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What to Do If You Get Lost in the Idaho Wilderness While Riding

Idaho’s wilderness offers a diverse range of landscapes with beautiful scenery. Many motorsports enthusiasts can resist the call to venture off the marked trail and take in the natural wonders for themselves. 

For those not familiar with the area, getting lost in the wilderness can become a real and serious fear. Certainly, we don’t want this to happen to you. 

Here are some tips for what to do if you find yourself lost in the Idaho wilderness: 


Tell As Many People as Possible About Where You Are Going

Tell a friend or family member when you are leaving, where you will be riding, and what to do if they do not hear from you in a certain amount of time. Be sure to also contact that person when you return if you do not get lost. 

Many trails, parks, and other outdoor recreational areas will have some sort of visitor registry as well. Be sure to enter your name so that there is an additional record of you riding there. 

Familiarize Yourself with the Area Before Heading Out 

Prior to setting off on your next ride, research the area you’ll be riding. We recommend looking at a detailed map, reviewing the area on a GPS with satellite views, using local guidebooks, and making note of any prominent landmarks that you see. These resources should provide a mental guidepost if you are unable to find your way out of the wilderness. 

Here, you should also plan your routes ahead of time. This will help prevent you from getting lost and can aid you in finding your way back. 

Learn Basic Wilderness Survival 

If you find yourself stranded in the Idaho wilderness, or anywhere else, you should learn as much as you can about survival tactics in these types of environments, such as:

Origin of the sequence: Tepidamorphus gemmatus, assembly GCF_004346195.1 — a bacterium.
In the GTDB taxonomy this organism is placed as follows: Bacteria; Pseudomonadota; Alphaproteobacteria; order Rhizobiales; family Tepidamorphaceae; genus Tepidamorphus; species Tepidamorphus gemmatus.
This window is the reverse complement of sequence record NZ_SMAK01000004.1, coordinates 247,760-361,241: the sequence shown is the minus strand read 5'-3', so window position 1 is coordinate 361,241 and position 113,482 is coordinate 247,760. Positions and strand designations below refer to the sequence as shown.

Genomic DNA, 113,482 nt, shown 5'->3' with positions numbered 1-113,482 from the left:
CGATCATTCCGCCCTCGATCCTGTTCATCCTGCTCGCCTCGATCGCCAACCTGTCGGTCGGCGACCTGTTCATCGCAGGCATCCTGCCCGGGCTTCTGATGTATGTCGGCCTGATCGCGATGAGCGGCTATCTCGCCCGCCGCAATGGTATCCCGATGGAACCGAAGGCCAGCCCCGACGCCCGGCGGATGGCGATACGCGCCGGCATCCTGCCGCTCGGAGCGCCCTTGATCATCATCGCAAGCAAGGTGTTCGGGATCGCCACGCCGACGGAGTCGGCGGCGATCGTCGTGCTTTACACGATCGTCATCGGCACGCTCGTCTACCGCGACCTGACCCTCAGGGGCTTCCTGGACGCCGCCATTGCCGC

• What kind of indigenous plants can you eat and what do they look like? 
  • How to find nearby water sources
  • How to build a fire from scratch 
  • How to find natural shelter 
  • The safest places to sleep in the wilderness 

Learn How to Use Analog Navigation Tools

In the wilderness, your phone will likely not prove a suitable navigation solution. Instead, you should learn how to use more traditional items like a physical map and compass to help you find your way back to more familiar terrain. These will never require a digital connection and cannot fail you if you know how to use them properly. 

If you bring a map with you, take a moment to mark any places on the map that you know you have passed. You can start to build a trail and track your journey along the way.

Fully Charge Your Phone Before Leaving

Though phones often prove useless in the wilderness, where reception often doesn’t exist, some are able to still place 9-11 calls in these environments. It never hurts to have this option in the event you are able to contact emergency services. 

Bring Basic Supplies

Riding with a backpack or other bag isn’t always comfortable or possible. However, if you are venturing somewhere unfamiliar, you should be prepared. 

Pack essentials like: 

  • Low-odor foods
  • Bottles of water
  • A flashlight with spare batteries
  • A map and compass
  • A first-aid kit
  • A small blanket to help keep warm if it gets cold out
  • A whistle or other noise-maker to alert any nearby people or rescue parties

If You Find Yourself Lost in the Idaho Wilderness: 

Remain Calm